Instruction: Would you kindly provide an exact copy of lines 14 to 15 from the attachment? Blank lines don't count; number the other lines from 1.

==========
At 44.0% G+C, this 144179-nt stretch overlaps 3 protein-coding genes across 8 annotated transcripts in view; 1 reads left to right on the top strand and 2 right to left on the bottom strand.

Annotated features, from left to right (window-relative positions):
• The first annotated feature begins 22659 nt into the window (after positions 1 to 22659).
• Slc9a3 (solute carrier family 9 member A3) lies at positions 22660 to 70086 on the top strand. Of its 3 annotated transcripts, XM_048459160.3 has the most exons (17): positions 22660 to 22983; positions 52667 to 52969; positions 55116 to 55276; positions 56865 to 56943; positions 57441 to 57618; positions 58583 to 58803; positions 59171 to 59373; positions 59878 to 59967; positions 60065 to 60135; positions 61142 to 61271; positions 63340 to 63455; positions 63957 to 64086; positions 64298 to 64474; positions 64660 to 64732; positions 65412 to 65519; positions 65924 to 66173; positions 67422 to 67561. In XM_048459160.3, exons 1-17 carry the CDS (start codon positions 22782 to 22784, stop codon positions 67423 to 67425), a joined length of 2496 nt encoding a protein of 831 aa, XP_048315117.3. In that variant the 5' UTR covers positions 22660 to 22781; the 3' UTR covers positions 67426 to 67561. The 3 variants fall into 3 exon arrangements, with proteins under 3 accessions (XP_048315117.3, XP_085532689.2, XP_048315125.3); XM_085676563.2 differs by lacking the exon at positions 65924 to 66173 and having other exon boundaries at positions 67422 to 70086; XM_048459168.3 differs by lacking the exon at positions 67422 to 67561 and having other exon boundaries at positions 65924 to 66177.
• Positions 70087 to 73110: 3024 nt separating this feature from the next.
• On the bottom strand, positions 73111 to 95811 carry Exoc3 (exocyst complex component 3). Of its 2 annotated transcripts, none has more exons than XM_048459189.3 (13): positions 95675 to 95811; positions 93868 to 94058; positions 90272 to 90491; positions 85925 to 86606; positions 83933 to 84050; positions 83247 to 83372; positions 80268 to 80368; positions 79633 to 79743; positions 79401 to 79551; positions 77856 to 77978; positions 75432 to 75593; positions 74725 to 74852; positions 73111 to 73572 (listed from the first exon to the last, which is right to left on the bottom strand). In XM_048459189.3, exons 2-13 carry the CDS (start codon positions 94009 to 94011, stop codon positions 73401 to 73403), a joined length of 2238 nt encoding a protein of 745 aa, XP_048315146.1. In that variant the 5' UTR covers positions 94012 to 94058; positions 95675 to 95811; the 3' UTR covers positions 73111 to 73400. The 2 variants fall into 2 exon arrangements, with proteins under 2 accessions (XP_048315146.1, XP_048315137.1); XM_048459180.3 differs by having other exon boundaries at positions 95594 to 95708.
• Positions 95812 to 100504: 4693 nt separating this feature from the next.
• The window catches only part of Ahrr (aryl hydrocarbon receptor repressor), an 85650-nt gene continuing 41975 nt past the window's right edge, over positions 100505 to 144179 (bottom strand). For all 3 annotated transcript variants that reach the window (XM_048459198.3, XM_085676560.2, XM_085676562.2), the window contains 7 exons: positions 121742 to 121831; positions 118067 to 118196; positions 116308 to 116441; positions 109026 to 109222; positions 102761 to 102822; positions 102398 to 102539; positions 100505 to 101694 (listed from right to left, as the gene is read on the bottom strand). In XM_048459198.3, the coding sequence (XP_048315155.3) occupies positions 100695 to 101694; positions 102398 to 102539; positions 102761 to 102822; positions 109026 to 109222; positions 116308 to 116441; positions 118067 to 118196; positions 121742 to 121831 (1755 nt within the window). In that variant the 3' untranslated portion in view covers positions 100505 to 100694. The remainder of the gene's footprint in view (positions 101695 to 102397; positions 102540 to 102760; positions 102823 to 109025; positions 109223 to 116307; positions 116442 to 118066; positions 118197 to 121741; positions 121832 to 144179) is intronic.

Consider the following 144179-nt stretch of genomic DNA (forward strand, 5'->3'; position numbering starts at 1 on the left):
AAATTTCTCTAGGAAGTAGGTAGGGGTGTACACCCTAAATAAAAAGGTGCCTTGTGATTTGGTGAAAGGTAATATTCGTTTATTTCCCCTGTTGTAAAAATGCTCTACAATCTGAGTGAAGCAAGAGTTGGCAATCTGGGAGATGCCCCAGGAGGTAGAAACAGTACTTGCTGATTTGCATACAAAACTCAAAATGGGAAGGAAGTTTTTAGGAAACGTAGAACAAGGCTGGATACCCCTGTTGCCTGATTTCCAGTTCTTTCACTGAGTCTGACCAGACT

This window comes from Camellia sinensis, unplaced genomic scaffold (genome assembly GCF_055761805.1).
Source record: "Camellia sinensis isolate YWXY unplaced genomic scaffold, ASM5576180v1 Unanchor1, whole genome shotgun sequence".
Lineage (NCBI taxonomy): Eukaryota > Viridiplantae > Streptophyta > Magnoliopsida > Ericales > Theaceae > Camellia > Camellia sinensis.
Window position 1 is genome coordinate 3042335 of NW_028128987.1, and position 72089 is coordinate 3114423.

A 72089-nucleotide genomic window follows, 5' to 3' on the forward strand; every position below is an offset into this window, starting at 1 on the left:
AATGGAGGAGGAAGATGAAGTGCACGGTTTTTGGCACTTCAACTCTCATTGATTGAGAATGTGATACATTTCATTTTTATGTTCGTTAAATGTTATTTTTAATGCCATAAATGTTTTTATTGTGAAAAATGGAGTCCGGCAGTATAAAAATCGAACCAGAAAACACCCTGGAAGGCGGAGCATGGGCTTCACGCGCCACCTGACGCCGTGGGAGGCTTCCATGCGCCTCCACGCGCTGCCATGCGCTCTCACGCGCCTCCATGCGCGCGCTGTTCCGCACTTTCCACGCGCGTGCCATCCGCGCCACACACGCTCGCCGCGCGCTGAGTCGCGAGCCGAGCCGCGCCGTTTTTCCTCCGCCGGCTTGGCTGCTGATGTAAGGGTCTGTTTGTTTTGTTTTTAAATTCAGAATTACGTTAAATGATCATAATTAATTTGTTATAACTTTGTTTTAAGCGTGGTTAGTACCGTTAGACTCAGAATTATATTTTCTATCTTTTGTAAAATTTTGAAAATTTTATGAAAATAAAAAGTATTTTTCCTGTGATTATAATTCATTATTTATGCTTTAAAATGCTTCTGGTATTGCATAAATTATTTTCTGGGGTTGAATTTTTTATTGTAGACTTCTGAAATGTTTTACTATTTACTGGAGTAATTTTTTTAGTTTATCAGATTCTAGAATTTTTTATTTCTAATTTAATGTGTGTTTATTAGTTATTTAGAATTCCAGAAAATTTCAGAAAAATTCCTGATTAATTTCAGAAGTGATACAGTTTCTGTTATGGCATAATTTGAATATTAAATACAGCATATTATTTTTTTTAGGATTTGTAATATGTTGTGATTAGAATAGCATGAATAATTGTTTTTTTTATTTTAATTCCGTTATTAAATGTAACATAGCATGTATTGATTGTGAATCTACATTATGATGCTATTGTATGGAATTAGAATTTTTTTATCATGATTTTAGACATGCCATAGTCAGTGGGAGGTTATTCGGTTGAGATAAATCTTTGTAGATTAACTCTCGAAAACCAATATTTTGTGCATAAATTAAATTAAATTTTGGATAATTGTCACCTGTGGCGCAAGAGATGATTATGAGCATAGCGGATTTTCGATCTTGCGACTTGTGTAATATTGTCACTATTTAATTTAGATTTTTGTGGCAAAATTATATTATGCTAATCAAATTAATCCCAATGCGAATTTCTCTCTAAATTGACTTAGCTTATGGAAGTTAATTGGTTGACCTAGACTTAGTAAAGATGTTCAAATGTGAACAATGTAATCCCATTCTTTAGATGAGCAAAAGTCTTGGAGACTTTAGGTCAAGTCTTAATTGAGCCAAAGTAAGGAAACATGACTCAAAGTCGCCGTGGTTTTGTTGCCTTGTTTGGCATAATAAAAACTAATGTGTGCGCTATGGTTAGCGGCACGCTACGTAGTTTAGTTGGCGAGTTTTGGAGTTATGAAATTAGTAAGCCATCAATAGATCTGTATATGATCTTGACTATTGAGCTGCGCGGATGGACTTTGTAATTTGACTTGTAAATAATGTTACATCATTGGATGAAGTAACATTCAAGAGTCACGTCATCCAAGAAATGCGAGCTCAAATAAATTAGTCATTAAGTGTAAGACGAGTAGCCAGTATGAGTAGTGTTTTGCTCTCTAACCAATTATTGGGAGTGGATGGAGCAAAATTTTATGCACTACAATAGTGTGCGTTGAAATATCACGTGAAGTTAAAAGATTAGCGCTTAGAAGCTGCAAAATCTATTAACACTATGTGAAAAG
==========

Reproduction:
Window position 1 is genome coordinate 3042335 of NW_028128987.1, and position 72089 is coordinate 3114423.

A 72089-nucleotide genomic window follows, 5' to 3' on the forward strand; every position below is an offset into this window, starting at 1 on the left: